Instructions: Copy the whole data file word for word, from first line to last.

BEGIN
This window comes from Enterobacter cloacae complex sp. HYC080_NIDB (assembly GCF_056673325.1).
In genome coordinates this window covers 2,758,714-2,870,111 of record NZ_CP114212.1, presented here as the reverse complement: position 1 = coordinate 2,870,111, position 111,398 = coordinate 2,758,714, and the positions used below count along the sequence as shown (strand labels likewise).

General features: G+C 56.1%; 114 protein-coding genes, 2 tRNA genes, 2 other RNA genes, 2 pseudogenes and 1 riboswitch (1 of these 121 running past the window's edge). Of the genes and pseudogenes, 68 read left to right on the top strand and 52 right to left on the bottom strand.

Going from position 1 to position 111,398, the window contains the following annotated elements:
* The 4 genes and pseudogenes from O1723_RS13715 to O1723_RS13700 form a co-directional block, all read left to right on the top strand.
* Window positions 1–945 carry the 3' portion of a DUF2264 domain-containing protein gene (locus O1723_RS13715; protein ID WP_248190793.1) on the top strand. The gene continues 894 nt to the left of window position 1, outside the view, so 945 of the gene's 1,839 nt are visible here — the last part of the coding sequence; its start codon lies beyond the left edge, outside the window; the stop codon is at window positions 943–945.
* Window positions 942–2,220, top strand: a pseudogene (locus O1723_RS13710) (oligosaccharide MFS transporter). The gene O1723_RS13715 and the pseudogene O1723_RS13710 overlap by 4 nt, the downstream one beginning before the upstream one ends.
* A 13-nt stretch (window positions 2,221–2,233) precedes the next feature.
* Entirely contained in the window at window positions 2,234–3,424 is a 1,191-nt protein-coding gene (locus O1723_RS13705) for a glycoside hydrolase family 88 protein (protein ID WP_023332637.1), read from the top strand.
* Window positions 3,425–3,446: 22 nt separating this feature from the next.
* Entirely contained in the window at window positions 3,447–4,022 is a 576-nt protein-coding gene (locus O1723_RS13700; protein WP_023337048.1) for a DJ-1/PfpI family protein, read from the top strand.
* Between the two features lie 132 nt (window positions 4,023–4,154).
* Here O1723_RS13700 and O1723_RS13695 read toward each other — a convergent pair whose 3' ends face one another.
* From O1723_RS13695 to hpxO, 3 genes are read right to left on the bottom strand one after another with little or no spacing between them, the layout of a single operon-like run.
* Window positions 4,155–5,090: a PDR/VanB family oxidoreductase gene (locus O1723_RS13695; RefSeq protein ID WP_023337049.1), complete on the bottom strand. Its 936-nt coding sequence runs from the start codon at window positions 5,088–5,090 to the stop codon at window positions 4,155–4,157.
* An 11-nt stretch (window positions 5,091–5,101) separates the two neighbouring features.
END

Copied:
This window comes from Enterobacter cloacae complex sp. HYC080_NIDB (assembly GCF_056673325.1).
In genome coordinates this window covers 2,758,714-2,870,111 of record NZ_CP114212.1, presented here as the reverse complement: position 1 = coordinate 2,870,111, position 111,398 = coordinate 2,758,714, and the positions used below count along the sequence as shown (strand labels likewise).

General features: G+C 56.1%; 114 protein-coding genes, 2 tRNA genes, 2 other RNA genes, 2 pseudogenes and 1 riboswitch (1 of these 121 running past the window's edge). Of the genes and pseudogenes, 68 read left to right on the top strand and 52 right to left on the bottom strand.

Going from position 1 to position 111,398, the window contains the following annotated elements:
* The 4 genes and pseudogenes from O1723_RS13715 to O1723_RS13700 form a co-directional block, all read left to right on the top strand.
* Window positions 1–945 carry the 3' portion of a DUF2264 domain-containing protein gene (locus O1723_RS13715; protein ID WP_248190793.1) on the top strand. The gene continues 894 nt to the left of window position 1, outside the view, so 945 of the gene's 1,839 nt are visible here — the last part of the coding sequence; its start codon lies beyond the left edge, outside the window; the stop codon is at window positions 943–945.
* Window positions 942–2,220, top strand: a pseudogene (locus O1723_RS13710) (oligosaccharide MFS transporter). The gene O1723_RS13715 and the pseudogene O1723_RS13710 overlap by 4 nt, the downstream one beginning before the upstream one ends.
* A 13-nt stretch (window positions 2,221–2,233) precedes the next feature.
* Entirely contained in the window at window positions 2,234–3,424 is a 1,191-nt protein-coding gene (locus O1723_RS13705) for a glycoside hydrolase family 88 protein (protein ID WP_023332637.1), read from the top strand.
* Window positions 3,425–3,446: 22 nt separating this feature from the next.
* Entirely contained in the window at window positions 3,447–4,022 is a 576-nt protein-coding gene (locus O1723_RS13700; protein WP_023337048.1) for a DJ-1/PfpI family protein, read from the top strand.
* Between the two features lie 132 nt (window positions 4,023–4,154).
* Here O1723_RS13700 and O1723_RS13695 read toward each other — a convergent pair whose 3' ends face one another.
* From O1723_RS13695 to hpxO, 3 genes are read right to left on the bottom strand one after another with little or no spacing between them, the layout of a single operon-like run.
* Window positions 4,155–5,090: a PDR/VanB family oxidoreductase gene (locus O1723_RS13695; RefSeq protein ID WP_023337049.1), complete on the bottom strand. Its 936-nt coding sequence runs from the start codon at window positions 5,088–5,090 to the stop codon at window positions 4,155–4,157.
* An 11-nt stretch (window positions 5,091–5,101) separates the two neighbouring features.